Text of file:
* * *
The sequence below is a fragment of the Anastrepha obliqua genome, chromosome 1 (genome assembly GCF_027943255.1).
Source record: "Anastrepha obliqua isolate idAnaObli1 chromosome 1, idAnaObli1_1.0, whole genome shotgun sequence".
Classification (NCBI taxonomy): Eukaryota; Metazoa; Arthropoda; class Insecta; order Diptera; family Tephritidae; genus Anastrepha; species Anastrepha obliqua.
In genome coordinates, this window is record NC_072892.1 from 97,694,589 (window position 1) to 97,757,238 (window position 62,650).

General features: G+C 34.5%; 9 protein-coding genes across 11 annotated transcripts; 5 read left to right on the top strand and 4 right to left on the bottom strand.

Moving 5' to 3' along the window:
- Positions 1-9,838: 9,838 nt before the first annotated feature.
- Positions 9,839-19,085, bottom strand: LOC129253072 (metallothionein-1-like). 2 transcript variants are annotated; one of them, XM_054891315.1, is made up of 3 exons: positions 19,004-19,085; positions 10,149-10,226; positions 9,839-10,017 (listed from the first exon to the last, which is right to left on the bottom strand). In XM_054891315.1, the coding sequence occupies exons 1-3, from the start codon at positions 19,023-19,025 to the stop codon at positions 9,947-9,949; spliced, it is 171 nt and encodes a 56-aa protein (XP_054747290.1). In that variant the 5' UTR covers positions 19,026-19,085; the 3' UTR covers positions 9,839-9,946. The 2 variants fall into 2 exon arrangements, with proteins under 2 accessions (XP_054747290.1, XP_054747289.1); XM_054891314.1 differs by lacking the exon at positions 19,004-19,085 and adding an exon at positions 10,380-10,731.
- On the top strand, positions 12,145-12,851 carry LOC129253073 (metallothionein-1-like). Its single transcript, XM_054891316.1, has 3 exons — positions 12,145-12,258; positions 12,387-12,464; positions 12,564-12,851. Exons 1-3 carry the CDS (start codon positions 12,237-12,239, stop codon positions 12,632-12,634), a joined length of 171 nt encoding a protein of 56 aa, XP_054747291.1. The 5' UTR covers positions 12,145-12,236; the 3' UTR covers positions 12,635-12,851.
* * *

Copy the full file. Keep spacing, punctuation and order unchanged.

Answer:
The sequence below is a fragment of the Anastrepha obliqua genome, chromosome 1 (genome assembly GCF_027943255.1).
Source record: "Anastrepha obliqua isolate idAnaObli1 chromosome 1, idAnaObli1_1.0, whole genome shotgun sequence".
Classification (NCBI taxonomy): Eukaryota; Metazoa; Arthropoda; class Insecta; order Diptera; family Tephritidae; genus Anastrepha; species Anastrepha obliqua.
In genome coordinates, this window is record NC_072892.1 from 97,694,589 (window position 1) to 97,757,238 (window position 62,650).

General features: G+C 34.5%; 9 protein-coding genes across 11 annotated transcripts; 5 read left to right on the top strand and 4 right to left on the bottom strand.

Moving 5' to 3' along the window:
- Positions 1-9,838: 9,838 nt before the first annotated feature.
- Positions 9,839-19,085, bottom strand: LOC129253072 (metallothionein-1-like). 2 transcript variants are annotated; one of them, XM_054891315.1, is made up of 3 exons: positions 19,004-19,085; positions 10,149-10,226; positions 9,839-10,017 (listed from the first exon to the last, which is right to left on the bottom strand). In XM_054891315.1, the coding sequence occupies exons 1-3, from the start codon at positions 19,023-19,025 to the stop codon at positions 9,947-9,949; spliced, it is 171 nt and encodes a 56-aa protein (XP_054747290.1). In that variant the 5' UTR covers positions 19,026-19,085; the 3' UTR covers positions 9,839-9,946. The 2 variants fall into 2 exon arrangements, with proteins under 2 accessions (XP_054747290.1, XP_054747289.1); XM_054891314.1 differs by lacking the exon at positions 19,004-19,085 and adding an exon at positions 10,380-10,731.
- On the top strand, positions 12,145-12,851 carry LOC129253073 (metallothionein-1-like). Its single transcript, XM_054891316.1, has 3 exons — positions 12,145-12,258; positions 12,387-12,464; positions 12,564-12,851. Exons 1-3 carry the CDS (start codon positions 12,237-12,239, stop codon positions 12,632-12,634), a joined length of 171 nt encoding a protein of 56 aa, XP_054747291.1. The 5' UTR covers positions 12,145-12,236; the 3' UTR covers positions 12,635-12,851.